Individuals with ID Understand better when information is broken down and delivered in smaller amounts.
Communicate more complex concepts than their current methods of communication might allow.
AAC devices give individuals living with intellectual disability a voice and provide them with the tools they need to communicate with the world around them.
Individuals with ID Understand language that is specific.
AAC Devices Can... Deliver information (e.g., stories that support social skills development) step-by-step, giving the individual time to comprehend the information before moving on to the next step.
AAC Devices Can... Manage a large amount of activity-specific vocabulary to support communication in the home, school, workplace and community.
We know that individuals with intellectual disability can and do learn new skills – including those that allow them to be successful users of symbol and text-based communication systems.1
Why should AAC be used to support individuals with Intellectual Disability? To enhance communication The primary goal of using AAC strategies is to enhance communication, not to replace or inhibit the existing communication skills of the individual. AAC users continue to use their natural communication skills (e.g., verbalizations, facial expressions, gestures, etc.) in addition to an AAC device. AAC devices help individuals with intellectual disability express themselves, increase social interaction with others, support academic and/or work performance, and enhance feelings of self-worth. AAC intervention strives to determine the communication, behavioral and social needs of the individual, identify the individual’s strengths and match those strengths to possible AAC solutions.
To support learning and participation While there are many choices available regarding AAC devices, it is important to consider all of the things that make an AAC system appropriate for an individual with intellectual disability.
Jimmy USES the Maestro TO QUICKLY talk about a school field trip Jimmy is eight years old and has Down syndrome. He loves animals, school, and rocking out while playing Guitar Hero on
For individuals with intellectual disability, an AAC device should:
he didn’t engage with other students. After all, none of them knew sign language and that was Jimmy’s primary method of
Increase participation in the community, home, classroom or work setting
communication. Near the end of that year, Jimmy got a DynaVox
Address IEP and/or personal goals
way - a way that didn’t depend upon the other students knowing
Support timely and interactive communication Provide meaningful messages to share with the communication partner (e.g., parent, sibling, teacher, coworker, etc.) Support language and literacy learning through a robust and structured language system Encourage successful day-to-day interaction Be appropriate for the individual’s age and communication ability level Provide positive behavioral supports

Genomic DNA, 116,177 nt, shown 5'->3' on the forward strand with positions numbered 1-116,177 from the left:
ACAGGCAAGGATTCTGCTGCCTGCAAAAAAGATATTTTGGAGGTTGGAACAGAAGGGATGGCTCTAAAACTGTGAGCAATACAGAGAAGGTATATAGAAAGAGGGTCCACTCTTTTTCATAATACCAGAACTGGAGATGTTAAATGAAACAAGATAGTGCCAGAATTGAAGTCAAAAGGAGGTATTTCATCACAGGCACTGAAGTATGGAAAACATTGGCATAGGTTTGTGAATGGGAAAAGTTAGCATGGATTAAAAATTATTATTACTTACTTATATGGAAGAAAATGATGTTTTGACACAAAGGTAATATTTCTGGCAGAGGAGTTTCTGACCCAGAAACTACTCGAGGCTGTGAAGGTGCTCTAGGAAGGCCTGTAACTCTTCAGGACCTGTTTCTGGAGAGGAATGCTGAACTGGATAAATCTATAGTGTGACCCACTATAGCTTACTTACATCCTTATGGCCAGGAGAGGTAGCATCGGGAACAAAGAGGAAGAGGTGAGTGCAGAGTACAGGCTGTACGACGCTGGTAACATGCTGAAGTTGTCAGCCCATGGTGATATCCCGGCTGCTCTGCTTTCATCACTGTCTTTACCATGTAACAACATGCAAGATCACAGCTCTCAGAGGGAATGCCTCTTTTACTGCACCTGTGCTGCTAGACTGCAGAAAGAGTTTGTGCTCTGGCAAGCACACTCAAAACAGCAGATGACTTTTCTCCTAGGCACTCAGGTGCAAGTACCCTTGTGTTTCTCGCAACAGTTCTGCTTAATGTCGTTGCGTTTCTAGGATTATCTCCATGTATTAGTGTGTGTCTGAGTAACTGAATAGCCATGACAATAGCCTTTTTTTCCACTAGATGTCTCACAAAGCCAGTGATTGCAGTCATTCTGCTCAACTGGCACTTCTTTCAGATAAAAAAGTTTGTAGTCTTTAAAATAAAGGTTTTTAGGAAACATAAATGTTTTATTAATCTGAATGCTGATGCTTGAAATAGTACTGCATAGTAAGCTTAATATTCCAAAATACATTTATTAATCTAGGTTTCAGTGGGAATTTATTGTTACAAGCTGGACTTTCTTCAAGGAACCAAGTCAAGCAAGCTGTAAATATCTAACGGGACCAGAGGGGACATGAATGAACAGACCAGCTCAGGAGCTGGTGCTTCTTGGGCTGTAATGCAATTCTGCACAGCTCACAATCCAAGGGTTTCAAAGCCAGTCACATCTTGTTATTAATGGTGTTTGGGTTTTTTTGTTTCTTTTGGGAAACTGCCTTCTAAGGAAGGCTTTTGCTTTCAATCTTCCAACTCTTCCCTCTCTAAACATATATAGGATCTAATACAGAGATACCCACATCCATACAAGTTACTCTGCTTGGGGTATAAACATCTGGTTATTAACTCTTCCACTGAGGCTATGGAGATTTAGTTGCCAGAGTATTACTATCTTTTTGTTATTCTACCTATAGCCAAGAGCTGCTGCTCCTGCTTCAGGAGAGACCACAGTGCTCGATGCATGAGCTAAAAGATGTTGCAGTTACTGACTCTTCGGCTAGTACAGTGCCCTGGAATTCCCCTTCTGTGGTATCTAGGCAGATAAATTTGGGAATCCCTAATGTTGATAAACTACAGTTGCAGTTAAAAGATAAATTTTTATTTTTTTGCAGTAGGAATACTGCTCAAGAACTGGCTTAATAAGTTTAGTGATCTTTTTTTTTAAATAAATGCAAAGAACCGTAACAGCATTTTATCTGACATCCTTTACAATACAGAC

his Wii. When he started first grade in an inclusive classroom,
Maestro and began learning to communicate in a new, dynamic another language system. Now in second grade, Jimmy is actively engaged in learning and communicating with his peers. His teacher reports that Jimmy enjoyed giving an oral report about a recent field trip to the zoo almost as much as he enjoyed the field trip itself!
What solutions are available to help improve communication skills? AAC devices such as the Maestro, Xpress, M , Vmax+ and EyeMax are designed to meet the broad range of needs and abilities that individuals with intellectual disabilities possess. By combining cutting-edge language research with powerful technology, DynaVox has created InterAACt, the most complete language framework available on AAC devices today. Included on all DynaVox AAC devices, InterAACt is exclusive to DynaVox products, and encourages language and literacy development, social interaction and participation in home, community, school and work settings.
A little bit about our devices
The M3 is a great start for those just starting on their communication journeys and supports communication at home, school and work and in the community.
Photos can be imported onto buttons or backgrounds to provide concrete representations of people, places and situations. Durable, rugged magnesium case stands up to the impact of daily life
Vmax+ with its dual core processor delivers the power you need to use multiple applications. Supports a wide-range of selection methods, including touch, scanning, joystick, Morse code and eye tracking (when used with the EyeMax). Integrated infrared capabilities allow users to control common household appliances such as televisions, DVD players, thermostats and lamps equipped with infrared remote controls or X-10 controllers. Stay connected using the onboard Wi-Fi and Bluetooth capabilities.
The Maestro is sleek and lightweight, weighing only 2.75 pounds (slim battery).
Allows Mestro* and Vmax+ users to access the device and make selections simply by blinking or dwelling on the desired area of the screen. Supports rapid communication while minimizing the fatigue that is sometimes associated with other eye tracking systems. The EyeMax maintains calibration as long as the individual’s abilities remain unchanged. Should calibration require adjustment, an alarm can be programmed to alert a caregiver.
The built-in camera allows you add your own pictures to create photo albums and stories. The extended battery option offers 9.5 hours of power for all-day use. The Maestro is built tough with the magnesium case, spill resistant screen and port protectors.